Date: 24th August 2017 at 7:22pm
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With under a week to go in the 2017/18 transfer window, Premier League clubs have already set a new record when it comes to outlay.

A new spending record was set in 2016/17 where £1.165billion was spent across the window, but figures from Deloitte’s Sports Business Group show that as of 9am on Thursday, the gross transfer spend by top flight clubs stood at £1.17billion already being reached.

As said, that’s with just under a week to go, so chances are that will certainly grow as deadline day nears.

At the same stage last year, clubs had spent £865million.

Manchester City have spent the most so far this window with Pepe Guardiola’s captures accounting for over £200million and Manchester United and Chelsea are nearest with Romelu Lukaku and Alvaro Morata big captures for them.

Speaking to the BBC Deloitte consultant Chris Stenson explained.

‘The level of transfer expenditure in this summer’s window has been extraordinary. But when analysed in the context of record broadcast, commercial and matchday revenues, Premier League clubs are spending within their means.’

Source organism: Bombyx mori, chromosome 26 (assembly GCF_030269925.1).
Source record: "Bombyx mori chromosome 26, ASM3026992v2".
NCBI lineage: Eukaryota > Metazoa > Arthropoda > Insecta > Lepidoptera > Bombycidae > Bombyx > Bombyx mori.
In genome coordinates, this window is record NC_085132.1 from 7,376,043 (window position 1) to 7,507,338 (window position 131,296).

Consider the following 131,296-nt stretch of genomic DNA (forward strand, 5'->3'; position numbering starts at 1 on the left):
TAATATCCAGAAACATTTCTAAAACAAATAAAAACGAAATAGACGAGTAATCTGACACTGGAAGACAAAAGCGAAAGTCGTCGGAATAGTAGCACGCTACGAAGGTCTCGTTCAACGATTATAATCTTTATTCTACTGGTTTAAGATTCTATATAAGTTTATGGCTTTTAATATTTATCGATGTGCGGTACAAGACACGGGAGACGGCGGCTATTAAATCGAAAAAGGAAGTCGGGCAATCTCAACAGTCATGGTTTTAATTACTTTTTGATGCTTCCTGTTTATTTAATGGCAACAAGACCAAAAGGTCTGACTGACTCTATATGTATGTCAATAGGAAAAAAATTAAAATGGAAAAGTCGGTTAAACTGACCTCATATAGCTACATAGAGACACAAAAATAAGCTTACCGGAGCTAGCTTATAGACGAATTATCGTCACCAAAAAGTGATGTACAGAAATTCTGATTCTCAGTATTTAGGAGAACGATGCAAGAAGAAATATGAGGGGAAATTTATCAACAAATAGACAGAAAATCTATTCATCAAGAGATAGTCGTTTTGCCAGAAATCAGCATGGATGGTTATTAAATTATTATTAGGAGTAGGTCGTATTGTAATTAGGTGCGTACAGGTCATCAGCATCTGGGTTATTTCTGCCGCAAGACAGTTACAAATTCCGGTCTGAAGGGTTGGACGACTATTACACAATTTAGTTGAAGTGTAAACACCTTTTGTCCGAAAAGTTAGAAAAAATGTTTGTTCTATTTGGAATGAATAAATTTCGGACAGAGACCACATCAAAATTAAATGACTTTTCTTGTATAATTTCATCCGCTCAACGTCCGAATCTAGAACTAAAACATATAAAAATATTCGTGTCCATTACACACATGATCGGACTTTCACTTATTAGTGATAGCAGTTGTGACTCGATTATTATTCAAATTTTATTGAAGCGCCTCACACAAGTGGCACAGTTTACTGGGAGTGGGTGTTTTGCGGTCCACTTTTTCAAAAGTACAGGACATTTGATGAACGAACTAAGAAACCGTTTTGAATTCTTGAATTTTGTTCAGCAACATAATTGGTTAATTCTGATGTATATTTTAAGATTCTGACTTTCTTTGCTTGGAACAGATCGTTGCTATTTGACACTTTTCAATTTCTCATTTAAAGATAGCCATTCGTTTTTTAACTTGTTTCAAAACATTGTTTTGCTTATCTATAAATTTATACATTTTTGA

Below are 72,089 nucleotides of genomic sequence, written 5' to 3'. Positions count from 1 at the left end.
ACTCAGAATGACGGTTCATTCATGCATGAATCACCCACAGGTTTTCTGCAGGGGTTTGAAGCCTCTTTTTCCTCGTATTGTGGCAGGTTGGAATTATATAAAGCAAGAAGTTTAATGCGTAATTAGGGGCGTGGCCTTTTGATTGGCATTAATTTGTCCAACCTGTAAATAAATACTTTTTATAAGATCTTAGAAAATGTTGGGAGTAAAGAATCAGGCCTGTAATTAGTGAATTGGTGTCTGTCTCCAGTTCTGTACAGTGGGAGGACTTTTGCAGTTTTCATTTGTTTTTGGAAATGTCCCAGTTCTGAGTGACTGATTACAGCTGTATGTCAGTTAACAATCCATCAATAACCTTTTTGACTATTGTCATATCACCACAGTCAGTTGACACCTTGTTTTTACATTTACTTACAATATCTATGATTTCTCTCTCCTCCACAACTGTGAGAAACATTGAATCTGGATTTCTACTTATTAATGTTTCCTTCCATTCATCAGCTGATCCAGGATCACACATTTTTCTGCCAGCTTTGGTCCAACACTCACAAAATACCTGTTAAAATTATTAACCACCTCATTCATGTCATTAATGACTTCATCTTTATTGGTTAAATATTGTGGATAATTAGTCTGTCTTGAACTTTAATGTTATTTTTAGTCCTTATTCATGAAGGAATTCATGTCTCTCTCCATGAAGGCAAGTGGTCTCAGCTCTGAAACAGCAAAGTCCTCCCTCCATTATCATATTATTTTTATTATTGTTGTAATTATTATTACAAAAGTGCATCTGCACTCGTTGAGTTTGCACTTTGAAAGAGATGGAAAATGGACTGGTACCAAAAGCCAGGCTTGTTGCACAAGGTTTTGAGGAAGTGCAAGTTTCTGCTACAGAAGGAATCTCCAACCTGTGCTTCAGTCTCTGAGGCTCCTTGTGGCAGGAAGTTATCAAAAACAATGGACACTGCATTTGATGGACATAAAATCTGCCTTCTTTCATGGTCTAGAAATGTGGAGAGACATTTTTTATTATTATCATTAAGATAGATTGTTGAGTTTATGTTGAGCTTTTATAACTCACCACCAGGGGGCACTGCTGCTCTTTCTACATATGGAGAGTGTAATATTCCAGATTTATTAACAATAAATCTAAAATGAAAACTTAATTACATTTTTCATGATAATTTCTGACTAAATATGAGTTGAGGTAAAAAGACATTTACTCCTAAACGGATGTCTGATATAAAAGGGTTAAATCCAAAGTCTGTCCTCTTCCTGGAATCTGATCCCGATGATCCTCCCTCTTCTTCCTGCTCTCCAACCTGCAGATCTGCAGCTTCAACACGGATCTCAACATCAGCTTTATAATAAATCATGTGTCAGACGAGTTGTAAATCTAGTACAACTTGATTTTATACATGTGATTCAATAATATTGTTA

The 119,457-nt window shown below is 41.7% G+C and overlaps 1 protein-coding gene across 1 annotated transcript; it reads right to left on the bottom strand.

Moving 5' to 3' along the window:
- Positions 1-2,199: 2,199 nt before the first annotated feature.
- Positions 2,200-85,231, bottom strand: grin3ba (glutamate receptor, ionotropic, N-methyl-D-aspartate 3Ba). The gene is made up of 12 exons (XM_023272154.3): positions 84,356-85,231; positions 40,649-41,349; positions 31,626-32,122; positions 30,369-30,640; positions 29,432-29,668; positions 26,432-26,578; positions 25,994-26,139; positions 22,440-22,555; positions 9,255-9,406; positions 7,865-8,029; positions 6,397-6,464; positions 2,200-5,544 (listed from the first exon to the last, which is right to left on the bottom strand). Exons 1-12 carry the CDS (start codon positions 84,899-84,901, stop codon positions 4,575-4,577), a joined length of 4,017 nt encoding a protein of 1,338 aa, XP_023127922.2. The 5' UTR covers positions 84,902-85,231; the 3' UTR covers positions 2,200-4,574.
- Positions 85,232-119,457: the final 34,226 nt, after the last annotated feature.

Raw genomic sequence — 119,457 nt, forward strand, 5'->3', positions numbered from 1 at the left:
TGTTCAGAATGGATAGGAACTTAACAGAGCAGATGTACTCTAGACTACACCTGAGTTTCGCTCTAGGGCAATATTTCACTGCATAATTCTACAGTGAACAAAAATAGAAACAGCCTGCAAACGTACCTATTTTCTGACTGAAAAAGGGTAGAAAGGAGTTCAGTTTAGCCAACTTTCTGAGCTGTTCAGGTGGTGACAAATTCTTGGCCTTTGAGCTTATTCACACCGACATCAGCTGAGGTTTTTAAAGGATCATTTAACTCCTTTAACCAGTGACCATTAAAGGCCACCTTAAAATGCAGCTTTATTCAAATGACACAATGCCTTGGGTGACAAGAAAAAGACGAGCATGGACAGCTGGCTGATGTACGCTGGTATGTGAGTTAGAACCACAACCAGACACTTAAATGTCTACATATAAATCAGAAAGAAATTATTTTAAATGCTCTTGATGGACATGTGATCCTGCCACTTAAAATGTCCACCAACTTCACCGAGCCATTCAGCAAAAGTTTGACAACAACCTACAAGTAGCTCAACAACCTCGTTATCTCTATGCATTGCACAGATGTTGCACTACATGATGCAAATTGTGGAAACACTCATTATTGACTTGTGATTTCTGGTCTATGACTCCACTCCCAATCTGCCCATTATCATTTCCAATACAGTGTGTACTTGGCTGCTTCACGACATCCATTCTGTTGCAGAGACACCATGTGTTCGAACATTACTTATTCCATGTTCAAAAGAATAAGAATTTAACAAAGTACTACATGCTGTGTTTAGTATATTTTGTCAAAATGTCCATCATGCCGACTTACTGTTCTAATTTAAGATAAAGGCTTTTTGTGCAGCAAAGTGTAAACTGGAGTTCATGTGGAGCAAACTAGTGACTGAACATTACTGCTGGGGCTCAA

He added.

‘We expect further significant expenditure in the next seven days as clubs seek value in the market. Last summer, Premier League clubs spent around £300m in the final week of the window, more than they did throughout the entire January 2017 window.’

There will certainly be eyes on Financial Fair Play when the final spend is known as 2017 spending, including last January, now stands at £1.385billion.

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One Reply to “2017/18 Premier League Spending Sets New Record”

  • Football is what it’s name suggests,a game of football.Fr 1.1 Billion pounds a small country’s economy could be run for a whole year.If spending were stopped just for one season hundreds of thousands of peoples lives could be saved in third world countries.It’s nothing to be proud of that this kind of money is being spent,making footballers more millions than they could spend,agents filling their back pockets.It’s gotten crazy and will get worse with each passing year.

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